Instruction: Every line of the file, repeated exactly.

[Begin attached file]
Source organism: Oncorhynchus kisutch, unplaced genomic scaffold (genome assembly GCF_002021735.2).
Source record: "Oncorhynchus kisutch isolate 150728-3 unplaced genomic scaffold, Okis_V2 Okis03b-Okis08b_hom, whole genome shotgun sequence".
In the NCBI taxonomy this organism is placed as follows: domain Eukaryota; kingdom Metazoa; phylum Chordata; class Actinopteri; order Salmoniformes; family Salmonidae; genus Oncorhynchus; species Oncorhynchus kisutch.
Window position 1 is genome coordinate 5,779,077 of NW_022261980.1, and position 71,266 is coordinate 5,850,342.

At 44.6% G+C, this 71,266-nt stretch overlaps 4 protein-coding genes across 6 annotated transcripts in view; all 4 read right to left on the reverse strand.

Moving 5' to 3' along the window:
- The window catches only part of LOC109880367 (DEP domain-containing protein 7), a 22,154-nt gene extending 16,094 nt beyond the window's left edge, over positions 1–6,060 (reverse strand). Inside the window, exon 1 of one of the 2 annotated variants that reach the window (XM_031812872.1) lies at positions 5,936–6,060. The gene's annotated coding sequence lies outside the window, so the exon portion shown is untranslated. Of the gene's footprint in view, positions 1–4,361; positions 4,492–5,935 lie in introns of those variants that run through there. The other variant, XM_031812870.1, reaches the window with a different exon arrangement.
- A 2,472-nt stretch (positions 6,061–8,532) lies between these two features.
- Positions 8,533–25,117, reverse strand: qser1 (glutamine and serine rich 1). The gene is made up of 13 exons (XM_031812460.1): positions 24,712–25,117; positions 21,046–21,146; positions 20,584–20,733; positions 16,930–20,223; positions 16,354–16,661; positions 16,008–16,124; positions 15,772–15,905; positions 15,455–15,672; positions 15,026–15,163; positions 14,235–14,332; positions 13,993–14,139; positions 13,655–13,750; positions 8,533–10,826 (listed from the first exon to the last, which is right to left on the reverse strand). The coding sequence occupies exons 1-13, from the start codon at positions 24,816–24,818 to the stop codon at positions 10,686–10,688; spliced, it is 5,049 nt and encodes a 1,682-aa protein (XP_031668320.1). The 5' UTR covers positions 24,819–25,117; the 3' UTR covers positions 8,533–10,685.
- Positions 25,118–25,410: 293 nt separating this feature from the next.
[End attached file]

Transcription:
Source organism: Oncorhynchus kisutch, unplaced genomic scaffold (genome assembly GCF_002021735.2).
Source record: "Oncorhynchus kisutch isolate 150728-3 unplaced genomic scaffold, Okis_V2 Okis03b-Okis08b_hom, whole genome shotgun sequence".
In the NCBI taxonomy this organism is placed as follows: domain Eukaryota; kingdom Metazoa; phylum Chordata; class Actinopteri; order Salmoniformes; family Salmonidae; genus Oncorhynchus; species Oncorhynchus kisutch.
Window position 1 is genome coordinate 5,779,077 of NW_022261980.1, and position 71,266 is coordinate 5,850,342.

At 44.6% G+C, this 71,266-nt stretch overlaps 4 protein-coding genes across 6 annotated transcripts in view; all 4 read right to left on the reverse strand.

Moving 5' to 3' along the window:
- The window catches only part of LOC109880367 (DEP domain-containing protein 7), a 22,154-nt gene extending 16,094 nt beyond the window's left edge, over positions 1–6,060 (reverse strand). Inside the window, exon 1 of one of the 2 annotated variants that reach the window (XM_031812872.1) lies at positions 5,936–6,060. The gene's annotated coding sequence lies outside the window, so the exon portion shown is untranslated. Of the gene's footprint in view, positions 1–4,361; positions 4,492–5,935 lie in introns of those variants that run through there. The other variant, XM_031812870.1, reaches the window with a different exon arrangement.
- A 2,472-nt stretch (positions 6,061–8,532) lies between these two features.
- Positions 8,533–25,117, reverse strand: qser1 (glutamine and serine rich 1). The gene is made up of 13 exons (XM_031812460.1): positions 24,712–25,117; positions 21,046–21,146; positions 20,584–20,733; positions 16,930–20,223; positions 16,354–16,661; positions 16,008–16,124; positions 15,772–15,905; positions 15,455–15,672; positions 15,026–15,163; positions 14,235–14,332; positions 13,993–14,139; positions 13,655–13,750; positions 8,533–10,826 (listed from the first exon to the last, which is right to left on the reverse strand). The coding sequence occupies exons 1-13, from the start codon at positions 24,816–24,818 to the stop codon at positions 10,686–10,688; spliced, it is 5,049 nt and encodes a 1,682-aa protein (XP_031668320.1). The 5' UTR covers positions 24,819–25,117; the 3' UTR covers positions 8,533–10,685.
- Positions 25,118–25,410: 293 nt separating this feature from the next.